The communication interface has four class-specific descriptors and an endpoint descriptor. The header functional descriptor names the version of the CDC specification the interface complies with. The abstract control model descriptor specifies what class-specific requests and notifications the device supports. (More on those below.) The union functional descriptor identifies the interfaces that belong to the CDC function, which are typically the communication interface plus a data interface. The call management functional descriptor tells how the device manages calls. Because a generic COM-port device has no calls to handle, the descriptor says the device doesn’t handle call management.
An interrupt endpoint sends status notifications to the host. The endpoint descriptor provides the endpoint’s number, direction, and wMaxPacketSize.
The data interface is responsible for sending and receiving the COM-port data. The interface descriptor (Listing 3) tells the host the interface has two bulk endpoints, one for each direction. Each endpoint has an endpoint descriptor.
// Data interface descriptor
0x09, // Descriptor size in bytes
0x04, // INTERFACE descriptor type
0x01, // Interface number
0x00, // Alternate setting number
0x02, // Number of endpoints
0x0a, // Class: CDC data
0x00, // Subclass: none
0x00, // Protocol: none
0x00, // Interface string index
Listing 3. The data interface provides two endpoints for sending and receiving COM-port data.
After retrieving the descriptors from the device and assigning the CDC driver, the host polls the bulk IN endpoint for COM-port data and polls the interrupt IN endpoint for notification data. An endpoint with no data to send returns NAK in response to received IN token packets.
When sending COM-port data to the host, a device indicates the end of a transfer by sending a short packet, which is a data packet containing less than wMaxPacketSize bytes. If the entire transfer is less than wMaxPacketSize, the transfer’s only data packet is a short packet. If the transfer consists of more than wMaxPacketSize bytes, only the transfer’s final data packet is a short packet.
When a transfer has an exact multiple of wMaxPacketSize bytes, the endpoint returns wMaxPacketSize bytes in one or more transactions until all of the data has been sent. The endpoint then indicates the end of the transfer by responding to an IN token packet with a zero-length packet (ZLP), which is a data packet with no data bytes.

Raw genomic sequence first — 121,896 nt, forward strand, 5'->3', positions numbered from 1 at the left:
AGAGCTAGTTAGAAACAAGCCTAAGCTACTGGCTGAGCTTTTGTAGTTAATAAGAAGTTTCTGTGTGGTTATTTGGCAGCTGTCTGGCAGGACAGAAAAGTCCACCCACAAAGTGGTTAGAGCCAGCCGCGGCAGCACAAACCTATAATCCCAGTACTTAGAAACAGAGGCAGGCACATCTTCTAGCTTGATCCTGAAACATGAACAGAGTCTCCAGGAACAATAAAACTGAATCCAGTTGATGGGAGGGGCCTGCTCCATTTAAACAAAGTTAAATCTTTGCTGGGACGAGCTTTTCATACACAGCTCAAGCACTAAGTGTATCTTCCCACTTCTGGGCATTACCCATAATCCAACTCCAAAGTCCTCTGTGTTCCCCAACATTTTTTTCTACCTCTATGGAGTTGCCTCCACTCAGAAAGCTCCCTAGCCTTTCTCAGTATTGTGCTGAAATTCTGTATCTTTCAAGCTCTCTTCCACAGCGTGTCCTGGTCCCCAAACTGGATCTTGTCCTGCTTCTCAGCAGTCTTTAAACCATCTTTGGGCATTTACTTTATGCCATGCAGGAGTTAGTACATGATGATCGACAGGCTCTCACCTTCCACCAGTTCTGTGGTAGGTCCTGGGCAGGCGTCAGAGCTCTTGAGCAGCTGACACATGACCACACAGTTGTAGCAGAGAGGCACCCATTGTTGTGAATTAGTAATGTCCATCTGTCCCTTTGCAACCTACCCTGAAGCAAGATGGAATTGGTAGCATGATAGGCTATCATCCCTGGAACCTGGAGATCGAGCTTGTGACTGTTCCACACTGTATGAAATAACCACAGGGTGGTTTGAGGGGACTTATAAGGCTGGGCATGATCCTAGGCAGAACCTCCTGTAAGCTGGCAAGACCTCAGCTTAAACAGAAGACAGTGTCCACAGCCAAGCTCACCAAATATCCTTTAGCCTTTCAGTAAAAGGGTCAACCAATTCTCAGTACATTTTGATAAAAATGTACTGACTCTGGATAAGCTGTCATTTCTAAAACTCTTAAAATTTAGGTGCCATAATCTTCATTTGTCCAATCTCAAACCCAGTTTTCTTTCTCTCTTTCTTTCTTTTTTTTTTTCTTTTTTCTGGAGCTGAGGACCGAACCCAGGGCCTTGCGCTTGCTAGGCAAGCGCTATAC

On a Windows host, every CDC virtual COM-port device must have an INF file that contains the Vendor ID and Product ID values and names the software driver for the device. Windows doesn’t provide a generic INF file for USB virtual COM-port devices as it does for other device types, such as mass storage and human interface devices (HIDs).
You can modify an INF file provided with CDC example code. Listing 4 is an INF-file excerpt that specifies a Vendor ID and Product ID for a device.
Listing 4. The INF file for a CDC device must include the device’s USB Vendor ID (VID) and Product ID (PID). In this excerpt, VID = 0925h and PID = 9060h.
Setting Port Parameters
Besides COM-port data, devices with asynchronous serial ports often exchange information relating to port parameters, status and control signals, and error states. The host uses class-specific requests and notifications to send and receive the information. Devices that don’t have asynchronous serial ports don’t need to support these requests and notifications.
Figure 3. The USB communication devices class defines requests that set and get port parameters and control-line states. (Ellisys USB Explorer USB analyzer display)
The SET_LINE_CODING and GET_LINE_CODING requests set and request the bit rate, number of Stop bits, parity, and number of data bits. Figure 3 shows host and device data for these requests. The second byte in the Setup transaction is the request number.
When an application changes a port’s parameters, the host issues a SET_LINE_CODING request (20h) to the device.
The OUT transaction contains the line-coding data. The values 80 25 in the first two bytes indicate a requested bit rate of 2580h, or 9600 bps. The value 08 in the final bytes is the number of data bits per transmitted word on the serial port. On receiving the parameters, the device implements any requested changes. The IN transaction of the transfer is the Status stage. The device indicates success by returning a ZLP (no data).